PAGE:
“Yes,” according to a new book by political science professor James E. Campbell called Polarized: Making Sense of a Divided America. From the description:
Many continue to believe that the United States is a nation of political moderates. In fact, it is a nation divided. It has been so for some time and has grown more so. This book provides a new and historically grounded perspective on the polarization of America, systematically documenting how and why it happened.
Polarized presents commonsense benchmarks to measure polarization, draws data from a wide range of historical sources, and carefully assesses the quality of the evidence. Through an innovative and insightful use of circumstantial evidence, it provides a much-needed reality check to claims about polarization. This rigorous yet engaging and accessible book examines how polarization displaced pluralism and how this affected American democracy and civil society.
Polarized challenges the widely held belief that polarization is the product of party and media elites, revealing instead how the American public in the 1960s set in motion the increase of polarization. American politics became highly polarized from the bottom up, not the top down, and this began much earlier than often thought. The Democrats and the Republicans are now ideologically distant from each other and about equally distant from the political center. Polarized also explains why the parties are polarized at all, despite their battle for the decisive median voter. No subject is more central to understanding American politics than political polarization, and no other book offers a more in-depth and comprehensive analysis of the subject than this one.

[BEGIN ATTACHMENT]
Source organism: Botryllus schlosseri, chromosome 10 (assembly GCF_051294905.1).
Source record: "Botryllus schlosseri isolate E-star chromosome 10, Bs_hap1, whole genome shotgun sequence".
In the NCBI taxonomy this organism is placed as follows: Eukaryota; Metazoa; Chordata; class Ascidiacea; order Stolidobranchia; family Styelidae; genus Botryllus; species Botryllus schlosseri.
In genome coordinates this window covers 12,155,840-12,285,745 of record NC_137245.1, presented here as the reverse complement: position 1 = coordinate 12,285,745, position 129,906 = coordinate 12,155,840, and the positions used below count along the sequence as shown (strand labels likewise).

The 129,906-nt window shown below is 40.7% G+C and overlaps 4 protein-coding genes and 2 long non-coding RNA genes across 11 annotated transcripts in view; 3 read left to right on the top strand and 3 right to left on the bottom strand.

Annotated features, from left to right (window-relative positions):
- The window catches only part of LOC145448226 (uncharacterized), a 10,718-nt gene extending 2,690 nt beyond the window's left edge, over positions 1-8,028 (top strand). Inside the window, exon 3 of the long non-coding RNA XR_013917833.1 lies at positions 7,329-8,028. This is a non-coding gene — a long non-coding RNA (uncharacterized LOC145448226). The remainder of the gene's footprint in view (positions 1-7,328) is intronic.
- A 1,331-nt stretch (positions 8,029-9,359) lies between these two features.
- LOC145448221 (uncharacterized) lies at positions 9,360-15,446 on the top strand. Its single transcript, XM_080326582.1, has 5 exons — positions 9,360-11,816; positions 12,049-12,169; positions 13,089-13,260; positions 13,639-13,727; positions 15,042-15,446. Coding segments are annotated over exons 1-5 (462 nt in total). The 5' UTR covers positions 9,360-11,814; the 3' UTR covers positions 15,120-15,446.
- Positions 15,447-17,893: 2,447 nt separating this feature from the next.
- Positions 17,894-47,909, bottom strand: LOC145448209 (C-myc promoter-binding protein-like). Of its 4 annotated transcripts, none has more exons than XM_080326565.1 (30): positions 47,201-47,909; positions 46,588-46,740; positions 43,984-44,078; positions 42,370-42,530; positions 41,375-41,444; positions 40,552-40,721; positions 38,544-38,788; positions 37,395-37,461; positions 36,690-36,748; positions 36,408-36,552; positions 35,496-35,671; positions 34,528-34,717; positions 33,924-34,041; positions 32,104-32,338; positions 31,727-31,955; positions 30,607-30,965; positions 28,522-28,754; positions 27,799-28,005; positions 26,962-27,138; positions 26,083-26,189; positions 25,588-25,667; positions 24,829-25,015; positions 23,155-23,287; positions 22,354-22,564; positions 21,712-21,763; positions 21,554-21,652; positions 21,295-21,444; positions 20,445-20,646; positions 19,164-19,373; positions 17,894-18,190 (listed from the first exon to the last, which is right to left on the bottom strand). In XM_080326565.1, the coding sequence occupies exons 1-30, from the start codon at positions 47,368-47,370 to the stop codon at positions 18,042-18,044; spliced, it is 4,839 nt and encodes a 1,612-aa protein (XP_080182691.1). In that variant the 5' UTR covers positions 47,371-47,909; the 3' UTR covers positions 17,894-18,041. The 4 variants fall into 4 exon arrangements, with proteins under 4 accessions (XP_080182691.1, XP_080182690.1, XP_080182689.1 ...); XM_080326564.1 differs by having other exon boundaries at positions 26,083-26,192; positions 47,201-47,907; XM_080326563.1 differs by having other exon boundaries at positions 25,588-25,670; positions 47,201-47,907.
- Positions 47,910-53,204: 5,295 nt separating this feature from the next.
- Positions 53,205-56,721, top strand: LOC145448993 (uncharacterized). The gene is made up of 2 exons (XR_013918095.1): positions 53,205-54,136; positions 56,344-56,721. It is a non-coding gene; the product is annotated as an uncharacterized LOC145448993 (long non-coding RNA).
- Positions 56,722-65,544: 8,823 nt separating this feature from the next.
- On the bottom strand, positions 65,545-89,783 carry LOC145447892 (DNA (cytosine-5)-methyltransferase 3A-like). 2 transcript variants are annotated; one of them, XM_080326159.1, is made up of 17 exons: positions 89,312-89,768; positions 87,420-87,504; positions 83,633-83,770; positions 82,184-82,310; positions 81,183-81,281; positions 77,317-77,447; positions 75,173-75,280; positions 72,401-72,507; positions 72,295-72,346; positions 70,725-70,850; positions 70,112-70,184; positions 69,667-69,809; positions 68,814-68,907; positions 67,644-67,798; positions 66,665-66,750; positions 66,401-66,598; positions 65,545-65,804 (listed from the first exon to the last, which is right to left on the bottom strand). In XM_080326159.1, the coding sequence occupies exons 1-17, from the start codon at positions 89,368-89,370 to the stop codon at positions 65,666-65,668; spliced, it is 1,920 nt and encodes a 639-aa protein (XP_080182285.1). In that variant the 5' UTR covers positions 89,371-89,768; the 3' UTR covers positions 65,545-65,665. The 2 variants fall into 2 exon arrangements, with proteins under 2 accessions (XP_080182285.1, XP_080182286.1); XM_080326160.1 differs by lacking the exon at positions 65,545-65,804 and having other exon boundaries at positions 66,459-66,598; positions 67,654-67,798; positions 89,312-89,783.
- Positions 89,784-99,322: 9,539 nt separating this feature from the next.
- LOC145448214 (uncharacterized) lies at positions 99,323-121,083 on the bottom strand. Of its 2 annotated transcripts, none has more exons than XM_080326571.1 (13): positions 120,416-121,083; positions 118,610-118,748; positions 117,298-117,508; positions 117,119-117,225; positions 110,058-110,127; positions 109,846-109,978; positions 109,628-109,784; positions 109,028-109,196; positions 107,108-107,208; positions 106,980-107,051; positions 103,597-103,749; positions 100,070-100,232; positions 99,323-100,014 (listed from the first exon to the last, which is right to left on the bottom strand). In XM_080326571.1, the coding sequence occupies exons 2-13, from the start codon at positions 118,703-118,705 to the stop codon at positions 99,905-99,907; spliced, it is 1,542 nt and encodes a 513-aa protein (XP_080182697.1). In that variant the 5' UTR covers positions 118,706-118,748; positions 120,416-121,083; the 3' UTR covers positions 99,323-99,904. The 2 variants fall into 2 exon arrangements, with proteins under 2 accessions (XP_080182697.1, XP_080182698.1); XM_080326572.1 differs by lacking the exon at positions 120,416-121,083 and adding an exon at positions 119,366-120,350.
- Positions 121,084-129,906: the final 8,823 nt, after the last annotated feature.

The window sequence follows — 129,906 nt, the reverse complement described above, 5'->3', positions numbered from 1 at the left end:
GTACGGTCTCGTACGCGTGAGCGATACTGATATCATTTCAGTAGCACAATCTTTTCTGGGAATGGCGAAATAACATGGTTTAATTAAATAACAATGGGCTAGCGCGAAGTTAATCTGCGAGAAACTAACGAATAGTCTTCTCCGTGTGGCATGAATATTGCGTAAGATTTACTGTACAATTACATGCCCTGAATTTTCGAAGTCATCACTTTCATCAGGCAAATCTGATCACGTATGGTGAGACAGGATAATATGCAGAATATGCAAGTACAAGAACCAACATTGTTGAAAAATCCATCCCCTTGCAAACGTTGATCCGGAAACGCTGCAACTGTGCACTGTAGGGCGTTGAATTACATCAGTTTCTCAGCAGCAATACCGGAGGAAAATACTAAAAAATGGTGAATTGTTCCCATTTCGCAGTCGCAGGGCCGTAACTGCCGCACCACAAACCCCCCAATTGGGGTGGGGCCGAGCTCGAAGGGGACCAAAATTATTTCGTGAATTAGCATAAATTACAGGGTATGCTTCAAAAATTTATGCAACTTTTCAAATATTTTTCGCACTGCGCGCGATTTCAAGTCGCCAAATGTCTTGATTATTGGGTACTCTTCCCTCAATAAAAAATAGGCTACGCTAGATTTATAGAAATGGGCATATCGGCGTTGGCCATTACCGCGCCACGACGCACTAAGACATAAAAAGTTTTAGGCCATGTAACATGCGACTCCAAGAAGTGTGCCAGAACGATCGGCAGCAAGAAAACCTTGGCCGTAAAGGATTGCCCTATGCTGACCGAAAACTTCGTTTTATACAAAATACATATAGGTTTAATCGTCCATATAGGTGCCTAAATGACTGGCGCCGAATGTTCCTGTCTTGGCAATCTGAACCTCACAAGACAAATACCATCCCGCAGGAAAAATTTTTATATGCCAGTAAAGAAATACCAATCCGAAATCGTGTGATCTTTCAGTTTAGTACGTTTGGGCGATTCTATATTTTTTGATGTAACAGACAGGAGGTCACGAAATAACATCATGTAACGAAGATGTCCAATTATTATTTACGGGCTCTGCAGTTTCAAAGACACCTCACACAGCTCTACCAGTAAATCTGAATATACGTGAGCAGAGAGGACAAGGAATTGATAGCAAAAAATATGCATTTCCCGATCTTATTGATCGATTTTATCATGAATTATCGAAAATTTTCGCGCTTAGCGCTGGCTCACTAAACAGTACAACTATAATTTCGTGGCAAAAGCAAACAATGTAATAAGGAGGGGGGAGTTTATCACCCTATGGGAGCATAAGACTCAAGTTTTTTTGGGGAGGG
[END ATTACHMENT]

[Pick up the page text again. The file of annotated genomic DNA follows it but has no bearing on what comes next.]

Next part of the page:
The book has a chapter looking at the causes of this polarization and points out that people are inclined to see things differently. The author points out data showing that over the past 13 presidential and midterm national elections, from 1982-2012, “liberals were more than twice as likely as conservatives to favor government providing more services, even if it meant an increase in government spending , and conservatives were nearly three time as likely as liberals to favor the government reducing services and spending…” “When government involvement is thought to be warranted, liberals are inclined to use it more aggressively, imposing more requirements and more specifically targeting its application. Conservatives, on the other hand, are disposed to apply governmental power more generally and less intrusively.”
I don’t know, it seems to me from this information that liberals are authoritarians who use the government to control individuals while conservatives tend to believe that the individual knows best which way he or she wants to live his or her life. The latter is always the way to prosperity and freedom, not the former. But then, maybe the liberal goal is not prosperity and freedom, but rather control and power over others. Most people want a master or want to master others, it seems to be the human condition. Liberals can call it social justice, global warming or whatever but it still boils down to control over people. Thank goodness for polarization.
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